Preaching is highly prized among conservative Evangelicals--even if it may be questionable preaching. Ministers are know in Evangelicaldom by their preaching prowess, stupendous speaking and charismatic chats. In some ways this is a good thing, yet, I fear, in today's inbred entertainment mentality, many churches follow the man and not the message. They like a good speaker, not because of what he says as much as how he says it. His highly charged presentation, flashy outfits, well-timed sighs and bold presence entertain the masses. The flash, the glamor, the ambiance of the stage create an atmosphere readily molded to the visual generation than the audio-rational mentality of yesteryear.
In fact, do many conservatives even understand why preaching has been so highly valued in our past? Or do we just follow along out of blind traditionalism? In true Protestant fashion, we must ask: what says the Lord?
In 1 Corinthians chapter one, Paul begins this book with the famous diatribe against Christian tribalism (group pride) [an upcoming article-see my blog]: "Now I say this, that each of you says, " 'I am of Paul,' or 'I am of Apollos,' or 'I am of Cephas,' or 'I am of Christ.' " (v.12). Paul is quite amazed that the Corinthians so quickly fell away. In remedy to such man-centeredness, Paul reminds them of the supremacy of the Word, specifically preaching: "For Christ did not send me to baptize [or give the Lord's Supper], but to preach the gospel..." He tells them that they should not look to the man but to the message. True, if he is preaching the message it will be reflected in the man, but the root of the matter is preaching.
And such preaching is not based upon clever manipulation of words or rhetorical flourish (as the Greek speakers were wont to do), but upon the power of the doctrine presented. It is a message that is foolish to those drowning in their sins: "For the message of the cross is foolishness to those who are perishing...."
Yet to we who are saved and being saved, it is the power of God! Gospel doctrine is power; biblical ignorance is impotence. Paul continues his reprimand by connecting the message with the method:
"...it pleased God through the foolishness of the message preached to save those who believe." It is not only the Gospel that is the power of God, it is specifically that Gospel as preached that the Spirit is pleased to use.
Naturally, being inspired, Paul was consistent in his presentation. In that other famous book, Romans, Paul again aligns preaching with salvation in chapter ten:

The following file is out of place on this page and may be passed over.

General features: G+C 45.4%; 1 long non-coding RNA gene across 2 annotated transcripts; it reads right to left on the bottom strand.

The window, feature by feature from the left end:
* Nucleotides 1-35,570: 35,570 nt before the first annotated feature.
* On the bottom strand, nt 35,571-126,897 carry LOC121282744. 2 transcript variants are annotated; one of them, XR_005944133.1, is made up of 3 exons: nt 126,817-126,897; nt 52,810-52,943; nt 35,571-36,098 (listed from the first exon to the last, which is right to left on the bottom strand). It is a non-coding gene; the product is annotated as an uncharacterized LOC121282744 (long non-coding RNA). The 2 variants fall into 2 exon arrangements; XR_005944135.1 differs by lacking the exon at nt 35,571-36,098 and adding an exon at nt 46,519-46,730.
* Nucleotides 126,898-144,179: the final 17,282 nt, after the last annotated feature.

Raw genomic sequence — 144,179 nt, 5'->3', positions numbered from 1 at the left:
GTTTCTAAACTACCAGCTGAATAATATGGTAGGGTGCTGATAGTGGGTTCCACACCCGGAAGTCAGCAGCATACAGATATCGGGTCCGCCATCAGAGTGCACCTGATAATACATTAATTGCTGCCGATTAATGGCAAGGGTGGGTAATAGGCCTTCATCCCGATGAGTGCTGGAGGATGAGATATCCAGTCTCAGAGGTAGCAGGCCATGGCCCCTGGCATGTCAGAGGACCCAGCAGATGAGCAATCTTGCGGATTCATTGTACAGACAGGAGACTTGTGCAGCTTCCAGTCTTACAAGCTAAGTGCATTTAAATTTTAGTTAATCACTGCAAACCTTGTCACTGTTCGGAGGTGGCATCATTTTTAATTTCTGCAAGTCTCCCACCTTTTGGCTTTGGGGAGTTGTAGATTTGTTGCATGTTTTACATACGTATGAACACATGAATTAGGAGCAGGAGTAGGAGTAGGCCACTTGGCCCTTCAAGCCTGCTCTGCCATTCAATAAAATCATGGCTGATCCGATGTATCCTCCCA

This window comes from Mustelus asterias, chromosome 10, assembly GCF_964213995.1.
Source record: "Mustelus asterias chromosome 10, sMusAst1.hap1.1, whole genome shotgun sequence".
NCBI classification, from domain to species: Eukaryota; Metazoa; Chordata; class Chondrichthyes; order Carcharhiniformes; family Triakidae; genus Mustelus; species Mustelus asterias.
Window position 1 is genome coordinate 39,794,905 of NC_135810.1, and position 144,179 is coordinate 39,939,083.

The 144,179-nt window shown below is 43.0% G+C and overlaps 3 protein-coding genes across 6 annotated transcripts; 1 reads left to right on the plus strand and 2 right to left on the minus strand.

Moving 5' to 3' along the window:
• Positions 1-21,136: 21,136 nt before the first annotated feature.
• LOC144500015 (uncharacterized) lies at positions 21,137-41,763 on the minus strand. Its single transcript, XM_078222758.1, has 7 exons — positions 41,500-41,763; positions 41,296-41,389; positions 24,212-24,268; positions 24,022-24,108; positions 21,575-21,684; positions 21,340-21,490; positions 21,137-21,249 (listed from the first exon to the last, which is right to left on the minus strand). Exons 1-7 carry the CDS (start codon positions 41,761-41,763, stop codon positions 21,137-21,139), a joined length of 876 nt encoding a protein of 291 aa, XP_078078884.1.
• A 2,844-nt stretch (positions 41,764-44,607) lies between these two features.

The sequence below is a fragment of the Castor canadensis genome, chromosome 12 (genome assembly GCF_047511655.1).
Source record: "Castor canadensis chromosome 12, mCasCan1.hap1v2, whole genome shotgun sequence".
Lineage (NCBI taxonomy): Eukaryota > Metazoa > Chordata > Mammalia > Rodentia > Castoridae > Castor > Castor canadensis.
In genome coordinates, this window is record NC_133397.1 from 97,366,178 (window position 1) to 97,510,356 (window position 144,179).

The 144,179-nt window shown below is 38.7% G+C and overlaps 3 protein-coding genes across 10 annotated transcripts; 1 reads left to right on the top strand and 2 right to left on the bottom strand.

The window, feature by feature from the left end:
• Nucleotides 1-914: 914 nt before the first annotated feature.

"How then shall they call on Him in whom they have not believed? And how shall they believe in Him of whom they have not heard? And how shall they hear without a preacher?" (v.14)
Of note is the fact that writing existed during Paul's time. Thus, the Spirit through Paul could have easily said: "And how shall they read without a reader?" It is the hearing, and, thus, the preaching, that is emphasized in these verses. That is why Paul quotes Isaiah in blessing the feet of the minister who brings the Good News through his speech (v.15). Paul concludes his line of reasoning just as he did in 1 Corinthians: "So then faith comes by hearing, and hearing by the word of God." (v.17)
Again, latter in the Epistles, Paul ties the Spirit of truth with the message of truth:
"For this reason we also thank God without ceasing, because when you received the word of God which you heard from us, *you welcomed it not as the word of men*, but as it is in truth, the word of God, which also effectively works in you who believe." (1 Thess. 2:13, emphasis added)
This is the foolishness of God that transforms lives, families and churches. This is the power of God! Paul is only echoing Ezekiel's vision of the dry bones: preach and if the Spirit pleases, he will raise up the dead bones and bring life! The Reformation began this way; the first and second Great Awakening began this way; and any future revival will begin this way. These passages are summarized in our catechism: "The Spirit of God makes the reading, but especially the preaching of the word, an effectual means [of salvation]..." (LCQ 155).
Preaching, in an age of sports, internet, television and other more entertaining mediums, is foolishness because it does not please the flesh, that old man. It takes work to sit still, more work to listen, and yet more work to listen intelligently and write notes! But if we take seriously these passages, we will be blessed, we will grow and we will persevere.
The means of grace, those tools used by the sovereign Spirit in His time and way, must begin with the Word. Nowhere else is Christ found. And Christ and His Words are our life. That is why four sections were used to expound the Scriptures as the foundation of the Christian faith and life. It all depends upon the Spirit, but for our part we must obey by reading the Word, inviting friends to hear the truth, and finding good, faithful preaching. Pray that we will.
[Next: What Are Sacraments?]
Understanding the Means of Grace Series:
I. What Are They?
II. Passion for the Word
III. Benefits of the Word
IV. Power of God
V. Foolishness of God
VI. What is a Sacrament?
VII.The Initiatory Rite